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History

The Institute

IFT is a Civil Society Organization of Public Interest (OSCIP) in the Brazilian Amazon with a focus on forestry issues. The entity reports to the Brazilian Public Prosecutor’s Office and is subjected to external assessment in relation to its institutional transparency. For this purpose, it has adopted effective control practices of financial resources, thus achieving a high level of transparency. IFT is supported by several donors, who receive and approve projects with a focus on the mission of promoting good forest management practices in the Amazon.

The institution provides the so-called “hands-on” experience – on-site practice and theory for actual application of the techniques – for government agents, workers in the timber industry, communities, small rural producers, students from technical schools and universities, and decision makers in several levels.

For IFT, the multiple use of the forest is an important source to generate social benefits and development to rural populations in the Amazon. So, it struggles to ensure that forest management is carried out in observance of the best practices and existing techniques, so as to effectively conserve the resources harvested in the long run. Over the past two-year period, IFT intensified its operations in rural communities in the Amazon, helping producers to make the best choices regarding the use of their forest resources.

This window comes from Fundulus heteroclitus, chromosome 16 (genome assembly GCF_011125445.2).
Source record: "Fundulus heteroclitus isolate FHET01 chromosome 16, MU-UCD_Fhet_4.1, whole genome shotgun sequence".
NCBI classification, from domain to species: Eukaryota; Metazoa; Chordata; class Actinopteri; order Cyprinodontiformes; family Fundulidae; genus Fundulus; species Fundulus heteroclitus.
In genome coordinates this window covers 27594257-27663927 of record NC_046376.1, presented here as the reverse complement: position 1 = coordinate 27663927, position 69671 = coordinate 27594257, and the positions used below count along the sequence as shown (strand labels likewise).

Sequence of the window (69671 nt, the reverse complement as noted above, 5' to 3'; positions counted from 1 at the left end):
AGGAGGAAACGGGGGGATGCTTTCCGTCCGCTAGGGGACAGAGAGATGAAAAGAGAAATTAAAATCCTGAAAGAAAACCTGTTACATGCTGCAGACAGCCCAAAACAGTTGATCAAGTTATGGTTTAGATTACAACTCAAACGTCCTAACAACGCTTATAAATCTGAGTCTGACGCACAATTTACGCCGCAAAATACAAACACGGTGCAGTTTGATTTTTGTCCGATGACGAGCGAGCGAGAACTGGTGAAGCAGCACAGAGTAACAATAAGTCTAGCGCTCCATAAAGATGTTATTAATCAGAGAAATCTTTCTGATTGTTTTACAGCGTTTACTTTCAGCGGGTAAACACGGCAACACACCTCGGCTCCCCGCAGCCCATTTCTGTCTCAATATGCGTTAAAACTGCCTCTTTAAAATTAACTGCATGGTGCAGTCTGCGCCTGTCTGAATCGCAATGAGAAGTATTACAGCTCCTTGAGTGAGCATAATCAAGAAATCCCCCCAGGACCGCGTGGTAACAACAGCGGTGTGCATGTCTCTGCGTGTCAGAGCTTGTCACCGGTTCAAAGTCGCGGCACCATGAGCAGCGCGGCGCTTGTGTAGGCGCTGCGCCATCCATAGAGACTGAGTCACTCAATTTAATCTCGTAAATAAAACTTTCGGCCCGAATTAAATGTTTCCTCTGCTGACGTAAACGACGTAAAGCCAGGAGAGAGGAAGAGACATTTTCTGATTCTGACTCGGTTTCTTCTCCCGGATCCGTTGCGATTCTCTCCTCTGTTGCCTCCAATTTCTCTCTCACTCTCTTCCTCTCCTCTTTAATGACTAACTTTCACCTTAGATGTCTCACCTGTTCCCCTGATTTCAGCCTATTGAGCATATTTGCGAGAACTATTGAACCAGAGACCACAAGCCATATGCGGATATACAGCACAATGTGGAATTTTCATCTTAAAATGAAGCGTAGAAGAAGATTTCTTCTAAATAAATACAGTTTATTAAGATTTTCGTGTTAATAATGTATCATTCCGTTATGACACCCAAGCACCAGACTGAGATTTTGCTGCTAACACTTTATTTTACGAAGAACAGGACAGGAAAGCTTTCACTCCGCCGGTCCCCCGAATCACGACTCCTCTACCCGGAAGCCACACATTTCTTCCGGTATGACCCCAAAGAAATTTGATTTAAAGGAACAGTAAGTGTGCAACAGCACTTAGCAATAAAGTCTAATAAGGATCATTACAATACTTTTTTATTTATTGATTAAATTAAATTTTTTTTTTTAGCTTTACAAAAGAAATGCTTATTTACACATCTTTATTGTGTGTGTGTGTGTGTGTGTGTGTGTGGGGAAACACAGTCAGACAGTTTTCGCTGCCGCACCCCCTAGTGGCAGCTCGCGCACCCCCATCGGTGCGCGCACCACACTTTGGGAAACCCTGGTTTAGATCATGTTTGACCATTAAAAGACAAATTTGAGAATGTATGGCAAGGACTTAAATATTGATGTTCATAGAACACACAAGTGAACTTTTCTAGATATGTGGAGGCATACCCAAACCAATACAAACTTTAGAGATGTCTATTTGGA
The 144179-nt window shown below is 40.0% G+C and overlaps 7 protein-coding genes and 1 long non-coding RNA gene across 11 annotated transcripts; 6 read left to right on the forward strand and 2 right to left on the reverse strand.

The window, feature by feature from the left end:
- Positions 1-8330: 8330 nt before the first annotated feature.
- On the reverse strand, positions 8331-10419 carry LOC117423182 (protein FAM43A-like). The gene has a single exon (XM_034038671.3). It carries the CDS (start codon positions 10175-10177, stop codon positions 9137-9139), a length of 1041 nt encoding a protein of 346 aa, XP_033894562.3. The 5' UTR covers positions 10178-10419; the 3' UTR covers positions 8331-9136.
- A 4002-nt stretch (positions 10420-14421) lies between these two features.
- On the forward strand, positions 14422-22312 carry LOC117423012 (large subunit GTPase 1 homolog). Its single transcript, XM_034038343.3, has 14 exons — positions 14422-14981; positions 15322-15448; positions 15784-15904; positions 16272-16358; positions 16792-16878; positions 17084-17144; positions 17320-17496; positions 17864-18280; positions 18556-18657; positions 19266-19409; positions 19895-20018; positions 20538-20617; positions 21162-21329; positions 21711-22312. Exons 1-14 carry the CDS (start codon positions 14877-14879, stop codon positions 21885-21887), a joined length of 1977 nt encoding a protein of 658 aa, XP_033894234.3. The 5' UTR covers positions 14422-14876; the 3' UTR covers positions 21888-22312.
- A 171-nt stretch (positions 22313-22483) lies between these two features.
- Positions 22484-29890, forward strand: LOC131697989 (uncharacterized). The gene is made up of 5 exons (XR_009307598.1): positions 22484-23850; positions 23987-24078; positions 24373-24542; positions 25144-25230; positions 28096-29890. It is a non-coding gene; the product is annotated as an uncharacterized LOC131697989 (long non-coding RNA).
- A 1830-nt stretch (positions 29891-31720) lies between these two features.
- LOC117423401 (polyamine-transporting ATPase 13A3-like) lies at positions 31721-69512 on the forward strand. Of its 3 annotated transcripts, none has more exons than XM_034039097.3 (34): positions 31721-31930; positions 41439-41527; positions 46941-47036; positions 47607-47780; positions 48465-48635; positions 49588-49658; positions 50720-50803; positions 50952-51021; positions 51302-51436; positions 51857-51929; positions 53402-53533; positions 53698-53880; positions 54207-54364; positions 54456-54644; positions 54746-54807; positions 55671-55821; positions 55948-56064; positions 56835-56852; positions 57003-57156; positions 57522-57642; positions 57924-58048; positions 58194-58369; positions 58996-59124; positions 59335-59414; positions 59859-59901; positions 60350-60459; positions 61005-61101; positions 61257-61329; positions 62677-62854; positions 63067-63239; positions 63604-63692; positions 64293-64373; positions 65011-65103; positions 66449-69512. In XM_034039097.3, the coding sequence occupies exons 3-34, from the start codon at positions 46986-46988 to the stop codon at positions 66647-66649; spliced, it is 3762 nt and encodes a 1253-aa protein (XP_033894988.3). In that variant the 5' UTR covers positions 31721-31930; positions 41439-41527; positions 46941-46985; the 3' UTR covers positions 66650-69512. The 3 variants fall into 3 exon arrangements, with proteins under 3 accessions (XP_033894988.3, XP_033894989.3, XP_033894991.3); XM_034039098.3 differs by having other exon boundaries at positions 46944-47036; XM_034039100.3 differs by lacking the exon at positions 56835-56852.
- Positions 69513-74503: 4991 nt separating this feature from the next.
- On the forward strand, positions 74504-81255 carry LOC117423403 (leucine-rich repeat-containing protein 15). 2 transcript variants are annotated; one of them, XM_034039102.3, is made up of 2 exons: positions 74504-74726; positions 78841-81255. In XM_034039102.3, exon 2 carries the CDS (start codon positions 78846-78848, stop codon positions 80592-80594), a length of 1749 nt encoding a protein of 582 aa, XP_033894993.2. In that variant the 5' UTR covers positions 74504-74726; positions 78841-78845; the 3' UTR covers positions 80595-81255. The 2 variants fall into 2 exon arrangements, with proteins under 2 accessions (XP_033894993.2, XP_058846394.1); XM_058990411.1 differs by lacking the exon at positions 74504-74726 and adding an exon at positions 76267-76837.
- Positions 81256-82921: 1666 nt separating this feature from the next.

Much of what the technicians and engineers of IFT teach during the training and awareness courses is the result of tests, experiments and field observations gathered over more than 20 years of experience of the institution. IFT holds the most lasting forest management improvement program in the tropics and is the only independent organization in the Amazon to run a forest management applied research program.

 

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All this technical expertise prompts a demand by government entities, communities, businesses and other organizations, which contract IFT for forestry-based technical studies. Also, IFT participates in specialized forums for the discussion of challenges in the area of forestry – a way to expand the reach of the lessons learned.

For formatting and conducting the training program, the institution relies on a structure that includes a Forest Management Center in Paragominas, in a partnership with company Cikel Brasil Verde, which provides 5,000 hectares of managed forests for demonstrations and training. Thanks to other partnerships, the Roberto Bauch Forest Management Center (CMFRB) also has timber harvesting machinery and equipment to use in forest management practices. IFT has a portfolio of 11 practical forest management courses that can be held at the Forest Management Center or within the companies and communities.

The Roberto Bauch FMC is today one of the few forest management training centers in operation and the only independent one. It is associated with Cenaflor, the National Center for Forest Management Support, which is linked to the Brazilian Forest Service (SFB), and this organization is one of its strategic partners to develop its actions.

Mission

To foster good forest management practices, thus contributing to the conservation of the natural resources and improving the quality of life of the population.

Vision

The development of a fair, sustainable and inclusive forest sector in the Brazilian Amazon, supported by an industry that is heavily based on building technical capacity and on legality, and one that acknowledges traditional communities as an important source of knowledge and as a supplier of social and biodiversity products.

Johan Zweede, IFT founder, at the Management Center giving a course.

Fundação Floresta Tropical